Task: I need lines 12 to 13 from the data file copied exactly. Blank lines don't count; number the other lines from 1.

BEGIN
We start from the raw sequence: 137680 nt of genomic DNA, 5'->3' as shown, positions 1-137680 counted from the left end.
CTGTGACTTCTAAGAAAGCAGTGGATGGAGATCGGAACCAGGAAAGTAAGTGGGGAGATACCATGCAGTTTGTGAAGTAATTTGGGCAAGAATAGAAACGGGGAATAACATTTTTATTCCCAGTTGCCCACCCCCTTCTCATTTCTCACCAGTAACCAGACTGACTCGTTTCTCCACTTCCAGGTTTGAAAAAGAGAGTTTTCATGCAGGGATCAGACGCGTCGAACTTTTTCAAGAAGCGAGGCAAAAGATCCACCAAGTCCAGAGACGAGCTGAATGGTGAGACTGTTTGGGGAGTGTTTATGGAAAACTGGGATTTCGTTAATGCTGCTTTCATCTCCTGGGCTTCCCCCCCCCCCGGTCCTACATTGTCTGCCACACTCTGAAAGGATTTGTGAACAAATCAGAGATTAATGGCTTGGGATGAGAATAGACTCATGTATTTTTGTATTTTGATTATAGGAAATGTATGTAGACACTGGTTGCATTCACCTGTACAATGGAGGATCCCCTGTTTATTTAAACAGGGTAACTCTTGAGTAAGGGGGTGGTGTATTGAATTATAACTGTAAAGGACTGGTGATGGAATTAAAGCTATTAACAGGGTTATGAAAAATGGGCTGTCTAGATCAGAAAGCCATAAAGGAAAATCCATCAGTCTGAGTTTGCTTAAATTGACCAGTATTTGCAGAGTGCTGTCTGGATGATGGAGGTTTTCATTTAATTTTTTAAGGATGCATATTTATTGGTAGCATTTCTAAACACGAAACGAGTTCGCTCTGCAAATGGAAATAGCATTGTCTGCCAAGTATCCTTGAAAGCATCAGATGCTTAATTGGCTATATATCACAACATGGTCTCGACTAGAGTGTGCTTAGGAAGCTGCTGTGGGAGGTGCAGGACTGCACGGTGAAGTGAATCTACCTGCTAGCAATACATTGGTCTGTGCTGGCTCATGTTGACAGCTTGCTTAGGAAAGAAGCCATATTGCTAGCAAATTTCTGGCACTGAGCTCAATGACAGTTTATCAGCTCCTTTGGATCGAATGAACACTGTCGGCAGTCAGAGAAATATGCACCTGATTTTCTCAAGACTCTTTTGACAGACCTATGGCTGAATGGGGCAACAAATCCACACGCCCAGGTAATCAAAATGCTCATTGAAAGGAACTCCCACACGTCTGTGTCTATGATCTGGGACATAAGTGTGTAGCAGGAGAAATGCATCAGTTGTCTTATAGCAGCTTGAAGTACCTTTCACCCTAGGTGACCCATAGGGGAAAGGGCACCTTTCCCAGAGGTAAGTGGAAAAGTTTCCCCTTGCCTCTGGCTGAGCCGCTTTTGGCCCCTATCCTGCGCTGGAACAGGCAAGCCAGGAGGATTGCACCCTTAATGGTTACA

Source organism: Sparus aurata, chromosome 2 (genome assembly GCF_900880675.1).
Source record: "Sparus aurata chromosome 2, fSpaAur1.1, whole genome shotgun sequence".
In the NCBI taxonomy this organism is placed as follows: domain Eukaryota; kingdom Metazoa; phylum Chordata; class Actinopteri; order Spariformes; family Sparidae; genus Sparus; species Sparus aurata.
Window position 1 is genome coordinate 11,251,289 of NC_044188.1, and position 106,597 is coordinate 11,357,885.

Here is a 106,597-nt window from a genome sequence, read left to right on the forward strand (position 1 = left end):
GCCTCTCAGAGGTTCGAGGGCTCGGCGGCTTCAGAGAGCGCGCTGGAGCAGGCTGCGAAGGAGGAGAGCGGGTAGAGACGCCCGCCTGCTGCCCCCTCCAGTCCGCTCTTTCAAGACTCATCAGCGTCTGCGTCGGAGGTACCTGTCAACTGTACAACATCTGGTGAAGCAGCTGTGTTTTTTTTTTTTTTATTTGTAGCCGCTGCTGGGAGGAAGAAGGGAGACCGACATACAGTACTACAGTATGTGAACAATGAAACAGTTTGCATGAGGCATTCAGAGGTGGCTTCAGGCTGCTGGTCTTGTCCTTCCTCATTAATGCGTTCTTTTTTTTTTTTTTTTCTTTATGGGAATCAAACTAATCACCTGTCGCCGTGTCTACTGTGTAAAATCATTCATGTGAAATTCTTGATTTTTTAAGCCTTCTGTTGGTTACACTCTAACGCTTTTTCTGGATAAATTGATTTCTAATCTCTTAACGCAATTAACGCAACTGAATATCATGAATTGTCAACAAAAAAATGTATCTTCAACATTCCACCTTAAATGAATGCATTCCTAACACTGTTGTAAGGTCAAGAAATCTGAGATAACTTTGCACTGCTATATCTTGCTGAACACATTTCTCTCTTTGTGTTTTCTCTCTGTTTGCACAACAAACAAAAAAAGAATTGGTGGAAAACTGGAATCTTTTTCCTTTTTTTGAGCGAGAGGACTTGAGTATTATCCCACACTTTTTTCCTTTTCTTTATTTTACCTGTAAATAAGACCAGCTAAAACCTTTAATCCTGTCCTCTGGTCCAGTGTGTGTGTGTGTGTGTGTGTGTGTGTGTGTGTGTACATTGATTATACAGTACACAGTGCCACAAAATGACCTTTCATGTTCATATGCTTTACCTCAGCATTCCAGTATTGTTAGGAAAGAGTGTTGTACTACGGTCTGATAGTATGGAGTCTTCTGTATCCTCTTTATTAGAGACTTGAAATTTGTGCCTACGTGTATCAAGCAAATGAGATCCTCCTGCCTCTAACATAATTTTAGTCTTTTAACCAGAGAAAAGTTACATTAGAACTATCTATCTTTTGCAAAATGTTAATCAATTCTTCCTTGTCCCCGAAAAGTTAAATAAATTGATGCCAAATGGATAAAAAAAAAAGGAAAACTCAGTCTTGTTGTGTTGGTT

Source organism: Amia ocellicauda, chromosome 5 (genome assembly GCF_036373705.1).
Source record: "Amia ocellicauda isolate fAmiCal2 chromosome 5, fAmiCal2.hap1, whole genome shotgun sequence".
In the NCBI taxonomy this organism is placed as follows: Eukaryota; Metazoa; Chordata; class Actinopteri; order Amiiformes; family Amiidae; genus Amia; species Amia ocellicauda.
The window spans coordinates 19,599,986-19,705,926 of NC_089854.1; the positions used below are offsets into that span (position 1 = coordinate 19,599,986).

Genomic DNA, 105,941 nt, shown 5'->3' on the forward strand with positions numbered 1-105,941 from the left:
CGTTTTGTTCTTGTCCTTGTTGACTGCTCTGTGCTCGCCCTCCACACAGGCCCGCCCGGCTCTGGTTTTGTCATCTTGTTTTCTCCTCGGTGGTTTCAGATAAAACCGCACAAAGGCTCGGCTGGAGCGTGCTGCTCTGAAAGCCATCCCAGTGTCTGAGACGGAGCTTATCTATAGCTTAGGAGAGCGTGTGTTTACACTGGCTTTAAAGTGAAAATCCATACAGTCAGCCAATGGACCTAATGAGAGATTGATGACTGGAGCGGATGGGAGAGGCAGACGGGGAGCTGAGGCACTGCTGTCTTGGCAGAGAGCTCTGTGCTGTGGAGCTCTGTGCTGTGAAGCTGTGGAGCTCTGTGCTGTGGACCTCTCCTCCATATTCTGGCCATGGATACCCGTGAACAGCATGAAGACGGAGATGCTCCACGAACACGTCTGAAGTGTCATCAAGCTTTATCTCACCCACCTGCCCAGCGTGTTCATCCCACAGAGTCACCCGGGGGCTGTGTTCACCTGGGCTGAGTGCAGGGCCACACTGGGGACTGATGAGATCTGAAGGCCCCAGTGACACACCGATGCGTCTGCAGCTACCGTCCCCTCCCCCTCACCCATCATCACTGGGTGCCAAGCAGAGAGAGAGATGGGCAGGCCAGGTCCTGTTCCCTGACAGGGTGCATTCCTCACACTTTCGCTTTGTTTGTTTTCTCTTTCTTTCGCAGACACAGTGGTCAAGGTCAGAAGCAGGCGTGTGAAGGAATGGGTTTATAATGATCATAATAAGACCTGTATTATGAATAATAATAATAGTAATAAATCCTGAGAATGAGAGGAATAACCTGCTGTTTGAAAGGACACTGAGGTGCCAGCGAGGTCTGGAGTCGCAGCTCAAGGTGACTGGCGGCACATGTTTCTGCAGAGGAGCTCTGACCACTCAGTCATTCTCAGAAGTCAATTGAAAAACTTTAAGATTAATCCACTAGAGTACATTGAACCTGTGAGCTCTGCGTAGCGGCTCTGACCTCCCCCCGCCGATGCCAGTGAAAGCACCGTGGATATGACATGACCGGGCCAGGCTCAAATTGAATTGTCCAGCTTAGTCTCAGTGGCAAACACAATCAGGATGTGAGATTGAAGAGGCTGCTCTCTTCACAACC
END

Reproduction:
The window spans coordinates 19,599,986-19,705,926 of NC_089854.1; the positions used below are offsets into that span (position 1 = coordinate 19,599,986).

Genomic DNA, 105,941 nt, shown 5'->3' on the forward strand with positions numbered 1-105,941 from the left: